Originally posted September 14, 2017.
At The American Conservative, Jerrod Laber asks publicly the question many foreign policy realists asks themselves routinely, “Why are we still listening to John Bolton?” Laber says Bolton’s repetitive calls to war are like a “bad broken record,” and that he’s been proven wrong so often he shouldn’t be listened to any longer.
Former Ambassador John Bolton is again raising the war on television and in the newspapers, this time with North Korea, though this is hardly new, considering he did his best to derail diplomatic talks between the U.S. and the Kim regime when he was a member of the Bush Administration in 2001. Like a bad broken record, Bolton offers the same reckless militarism that’s proven him wrong so many times before, though his reputation as a foreign policy “expert”—particularly in conservative media circles—didn’t seem to suffer much.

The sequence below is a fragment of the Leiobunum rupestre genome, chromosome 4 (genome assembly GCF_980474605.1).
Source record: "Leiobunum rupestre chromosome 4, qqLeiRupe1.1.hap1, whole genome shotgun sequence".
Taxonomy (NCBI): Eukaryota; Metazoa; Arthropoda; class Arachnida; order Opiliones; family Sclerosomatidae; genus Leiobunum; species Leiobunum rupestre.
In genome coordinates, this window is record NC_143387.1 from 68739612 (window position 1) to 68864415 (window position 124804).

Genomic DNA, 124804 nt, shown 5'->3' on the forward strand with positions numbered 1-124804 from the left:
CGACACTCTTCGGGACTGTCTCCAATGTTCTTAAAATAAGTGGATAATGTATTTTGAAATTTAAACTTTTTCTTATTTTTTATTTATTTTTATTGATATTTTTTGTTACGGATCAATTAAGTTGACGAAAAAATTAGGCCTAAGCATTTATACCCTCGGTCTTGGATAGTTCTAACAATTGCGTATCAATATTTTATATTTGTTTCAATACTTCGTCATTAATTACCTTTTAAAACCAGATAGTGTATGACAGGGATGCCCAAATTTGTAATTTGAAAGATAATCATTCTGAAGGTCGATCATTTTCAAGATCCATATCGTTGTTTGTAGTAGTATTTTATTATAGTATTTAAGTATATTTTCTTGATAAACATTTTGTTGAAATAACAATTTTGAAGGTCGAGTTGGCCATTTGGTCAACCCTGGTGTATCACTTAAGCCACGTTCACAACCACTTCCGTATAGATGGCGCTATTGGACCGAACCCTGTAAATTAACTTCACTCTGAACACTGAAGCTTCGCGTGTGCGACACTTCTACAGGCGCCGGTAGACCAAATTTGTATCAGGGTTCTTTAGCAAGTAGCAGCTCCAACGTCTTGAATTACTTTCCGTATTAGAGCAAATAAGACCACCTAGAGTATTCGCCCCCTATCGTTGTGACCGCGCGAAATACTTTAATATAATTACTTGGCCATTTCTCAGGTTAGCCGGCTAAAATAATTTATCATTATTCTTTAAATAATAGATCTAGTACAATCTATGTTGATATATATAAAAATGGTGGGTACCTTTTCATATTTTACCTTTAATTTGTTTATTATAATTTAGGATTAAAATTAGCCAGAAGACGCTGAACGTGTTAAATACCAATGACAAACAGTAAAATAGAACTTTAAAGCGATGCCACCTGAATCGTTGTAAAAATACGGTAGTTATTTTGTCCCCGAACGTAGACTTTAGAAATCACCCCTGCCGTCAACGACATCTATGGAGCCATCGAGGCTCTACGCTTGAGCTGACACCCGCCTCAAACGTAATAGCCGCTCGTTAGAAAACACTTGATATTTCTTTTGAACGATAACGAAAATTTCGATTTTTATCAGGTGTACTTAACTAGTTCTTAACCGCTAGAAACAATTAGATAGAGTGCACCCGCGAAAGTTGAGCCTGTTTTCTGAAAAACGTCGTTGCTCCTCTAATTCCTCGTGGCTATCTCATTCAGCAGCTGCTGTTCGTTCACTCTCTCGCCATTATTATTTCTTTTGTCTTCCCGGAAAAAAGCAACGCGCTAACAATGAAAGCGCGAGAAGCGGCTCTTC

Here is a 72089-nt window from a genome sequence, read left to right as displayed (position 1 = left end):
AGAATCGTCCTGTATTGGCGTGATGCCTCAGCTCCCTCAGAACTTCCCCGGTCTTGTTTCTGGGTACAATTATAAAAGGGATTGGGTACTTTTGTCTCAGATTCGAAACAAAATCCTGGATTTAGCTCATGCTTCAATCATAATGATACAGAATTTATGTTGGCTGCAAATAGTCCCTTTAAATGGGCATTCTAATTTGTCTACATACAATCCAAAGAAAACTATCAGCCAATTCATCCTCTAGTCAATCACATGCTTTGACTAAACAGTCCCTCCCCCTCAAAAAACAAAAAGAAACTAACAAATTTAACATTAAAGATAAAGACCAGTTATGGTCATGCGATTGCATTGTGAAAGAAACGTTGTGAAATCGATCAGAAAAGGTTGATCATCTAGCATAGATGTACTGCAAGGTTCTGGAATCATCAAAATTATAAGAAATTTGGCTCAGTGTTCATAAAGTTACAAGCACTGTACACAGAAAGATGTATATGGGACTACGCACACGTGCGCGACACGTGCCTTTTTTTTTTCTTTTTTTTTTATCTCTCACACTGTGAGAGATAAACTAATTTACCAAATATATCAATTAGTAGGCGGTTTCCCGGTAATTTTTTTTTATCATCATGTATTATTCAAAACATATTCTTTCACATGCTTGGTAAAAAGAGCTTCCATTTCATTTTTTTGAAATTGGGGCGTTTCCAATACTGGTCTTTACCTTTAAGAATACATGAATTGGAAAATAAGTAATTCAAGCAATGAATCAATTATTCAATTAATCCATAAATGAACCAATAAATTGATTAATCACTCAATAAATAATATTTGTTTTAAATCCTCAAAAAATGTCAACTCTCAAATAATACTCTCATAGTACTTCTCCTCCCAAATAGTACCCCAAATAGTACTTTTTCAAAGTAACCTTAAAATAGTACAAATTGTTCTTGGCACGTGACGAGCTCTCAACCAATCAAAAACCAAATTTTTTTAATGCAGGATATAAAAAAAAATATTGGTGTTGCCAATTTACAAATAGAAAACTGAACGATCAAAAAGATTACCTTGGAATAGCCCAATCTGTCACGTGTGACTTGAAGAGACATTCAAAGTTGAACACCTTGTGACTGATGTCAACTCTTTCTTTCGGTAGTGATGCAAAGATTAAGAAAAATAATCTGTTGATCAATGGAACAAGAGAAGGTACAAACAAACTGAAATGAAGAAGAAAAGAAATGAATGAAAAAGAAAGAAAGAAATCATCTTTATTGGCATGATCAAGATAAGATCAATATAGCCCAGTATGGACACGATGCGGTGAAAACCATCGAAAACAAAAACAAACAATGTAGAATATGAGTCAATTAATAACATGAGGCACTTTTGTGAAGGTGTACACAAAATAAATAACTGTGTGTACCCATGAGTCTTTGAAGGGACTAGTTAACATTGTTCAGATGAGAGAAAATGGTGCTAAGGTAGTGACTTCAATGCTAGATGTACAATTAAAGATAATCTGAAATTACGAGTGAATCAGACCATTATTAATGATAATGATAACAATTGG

His latest call is for reunifying the Korean peninsula—with China leading the charge. If that fails, the U.S. should consider its own military attack on the regime.
Obviously, the marketplace for ideas at the highest levels of foreign policy is hugely inefficient. The cost of being wrong is too low, and being wrong doesn’t impact credibility as long as one subscribes to Washington’s pro-war ideology.
A surgeon who botches operations doesn’t get to be a surgeon anymore. A mechanic who can’t fix cars is fired from the shop. But in the D.C. media and policy bubble, awful pundits fail up the ladder. They get an indefinite number of opportunities to be wrong again. Sadly, Bolton & Company’s legacy of wrongness already has a pretty high body count. And that should mean something in the real world.
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